Most Minnesotans understand the seriousness of the consequences that can follow a conviction for driving while intoxicated. These consequences are commonly thought to include both a fine and a period of incarceration. Minnesota has now added another feature to this list: a Chemical Assessment, or, as it is sometimes called, a “Rule 25 Assessment.”
A Chemical Assessment is an evaluation tool used to determine if a person has a substance use disorder (SUD) with alcohol or drugs and, if the diagnosis is positive, the appropriate level of treatment for the individual.
Anyone seeking financial assistance for a drug or alcohol treatment program or anyone convicted of a DWI or DUI will be required to participate in a chemical assessment. The court that orders the chemical assessment will require the individual to follow all recommendations made during the assessment process.
What happens in a chemical assessment?
All chemical assessments have mandatory elements, including:
- A diagnostic test
- Review of medical, legal, mental health and treatment records
- A physical health screening
- A mental health screening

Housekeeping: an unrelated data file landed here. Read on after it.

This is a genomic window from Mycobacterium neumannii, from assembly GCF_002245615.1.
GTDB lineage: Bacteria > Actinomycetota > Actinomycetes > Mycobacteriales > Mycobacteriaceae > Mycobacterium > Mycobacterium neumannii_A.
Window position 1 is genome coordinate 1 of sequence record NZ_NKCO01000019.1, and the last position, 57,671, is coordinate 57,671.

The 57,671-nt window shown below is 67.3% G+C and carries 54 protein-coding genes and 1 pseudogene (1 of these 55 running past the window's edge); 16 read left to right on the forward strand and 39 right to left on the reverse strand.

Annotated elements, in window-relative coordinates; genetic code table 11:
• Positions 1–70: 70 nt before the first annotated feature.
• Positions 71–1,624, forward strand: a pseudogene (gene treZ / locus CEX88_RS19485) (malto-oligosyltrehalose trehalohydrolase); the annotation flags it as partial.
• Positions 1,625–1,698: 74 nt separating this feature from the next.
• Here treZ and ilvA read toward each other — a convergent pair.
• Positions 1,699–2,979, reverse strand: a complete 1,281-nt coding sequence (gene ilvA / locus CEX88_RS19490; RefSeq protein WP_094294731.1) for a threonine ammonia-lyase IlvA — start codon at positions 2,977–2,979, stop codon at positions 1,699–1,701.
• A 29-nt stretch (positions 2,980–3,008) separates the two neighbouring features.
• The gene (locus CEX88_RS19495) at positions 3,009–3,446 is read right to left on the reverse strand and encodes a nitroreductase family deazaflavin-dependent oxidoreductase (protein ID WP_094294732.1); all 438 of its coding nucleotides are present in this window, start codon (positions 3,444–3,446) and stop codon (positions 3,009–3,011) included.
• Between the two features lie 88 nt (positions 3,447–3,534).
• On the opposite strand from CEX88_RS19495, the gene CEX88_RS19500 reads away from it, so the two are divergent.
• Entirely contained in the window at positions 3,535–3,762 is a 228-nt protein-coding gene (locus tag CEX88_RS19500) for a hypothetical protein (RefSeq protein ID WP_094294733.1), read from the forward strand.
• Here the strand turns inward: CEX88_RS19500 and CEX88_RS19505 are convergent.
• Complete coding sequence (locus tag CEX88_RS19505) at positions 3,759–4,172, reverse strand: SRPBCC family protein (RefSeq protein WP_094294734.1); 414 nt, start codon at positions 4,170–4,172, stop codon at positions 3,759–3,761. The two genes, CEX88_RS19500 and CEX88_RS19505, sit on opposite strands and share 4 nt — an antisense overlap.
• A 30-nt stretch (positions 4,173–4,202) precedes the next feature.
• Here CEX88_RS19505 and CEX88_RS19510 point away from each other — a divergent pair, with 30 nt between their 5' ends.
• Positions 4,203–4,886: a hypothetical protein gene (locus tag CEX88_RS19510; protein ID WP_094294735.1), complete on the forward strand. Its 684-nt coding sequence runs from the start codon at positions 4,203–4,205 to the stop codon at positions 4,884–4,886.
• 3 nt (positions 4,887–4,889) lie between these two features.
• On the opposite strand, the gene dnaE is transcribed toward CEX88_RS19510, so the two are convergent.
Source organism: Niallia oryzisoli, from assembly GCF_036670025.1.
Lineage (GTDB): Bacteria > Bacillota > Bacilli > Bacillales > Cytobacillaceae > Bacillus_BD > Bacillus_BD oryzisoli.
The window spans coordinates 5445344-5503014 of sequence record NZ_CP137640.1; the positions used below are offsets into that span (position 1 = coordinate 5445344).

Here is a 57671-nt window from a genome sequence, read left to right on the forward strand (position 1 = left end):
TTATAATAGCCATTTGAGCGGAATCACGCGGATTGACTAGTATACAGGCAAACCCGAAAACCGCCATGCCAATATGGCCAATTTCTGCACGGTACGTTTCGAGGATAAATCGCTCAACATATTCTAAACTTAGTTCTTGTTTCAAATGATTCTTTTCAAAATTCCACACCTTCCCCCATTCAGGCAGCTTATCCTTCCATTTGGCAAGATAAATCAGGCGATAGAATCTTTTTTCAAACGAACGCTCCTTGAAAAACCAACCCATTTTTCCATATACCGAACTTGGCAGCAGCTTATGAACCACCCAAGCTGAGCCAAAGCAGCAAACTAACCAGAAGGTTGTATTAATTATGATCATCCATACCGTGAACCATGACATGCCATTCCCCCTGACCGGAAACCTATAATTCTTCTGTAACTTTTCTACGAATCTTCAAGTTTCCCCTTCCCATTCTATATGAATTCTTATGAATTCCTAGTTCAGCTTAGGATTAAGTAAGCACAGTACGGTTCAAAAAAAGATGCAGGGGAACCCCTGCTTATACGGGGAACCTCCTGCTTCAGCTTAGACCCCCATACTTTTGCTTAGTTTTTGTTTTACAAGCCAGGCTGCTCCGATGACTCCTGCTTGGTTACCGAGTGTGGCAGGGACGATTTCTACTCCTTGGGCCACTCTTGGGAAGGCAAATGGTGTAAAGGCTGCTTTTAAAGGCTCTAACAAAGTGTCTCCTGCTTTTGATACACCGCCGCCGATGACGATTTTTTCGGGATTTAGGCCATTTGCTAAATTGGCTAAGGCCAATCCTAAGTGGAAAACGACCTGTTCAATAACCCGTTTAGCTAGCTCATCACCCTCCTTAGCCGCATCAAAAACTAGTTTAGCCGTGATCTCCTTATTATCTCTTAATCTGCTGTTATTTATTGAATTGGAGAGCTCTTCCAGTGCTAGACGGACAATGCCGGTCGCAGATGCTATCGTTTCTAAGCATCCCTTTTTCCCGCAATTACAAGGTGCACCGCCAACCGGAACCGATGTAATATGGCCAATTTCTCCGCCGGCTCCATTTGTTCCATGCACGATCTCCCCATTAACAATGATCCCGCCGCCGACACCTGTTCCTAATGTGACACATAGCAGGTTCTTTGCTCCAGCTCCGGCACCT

- Evaluating the need for detox services
- Interviews with other people in the patient’s life
- Review of court records (such as from a DWI/DUI charge)
The test subject can fill out the form or give the information to the treatment professional administering the treatment. The defendant can select any of the hundreds of different treatment options that exist in the state.
Many people simply call their local alcohol and drug treatment center for their alcohol or drug assessment. The income of many treatment centers depends on the ability of the center to attract patients. Independent assessment centers are not biased by this income requirement, and their services are generally more reliable.
Exploring your options
The Rule 25 program has many options. Anyone ordered to complete a Rule 25 assessment may wish to consult a knowledgeable attorney or licensed Rule 25 assessor for advice on selecting the agency to administer the test.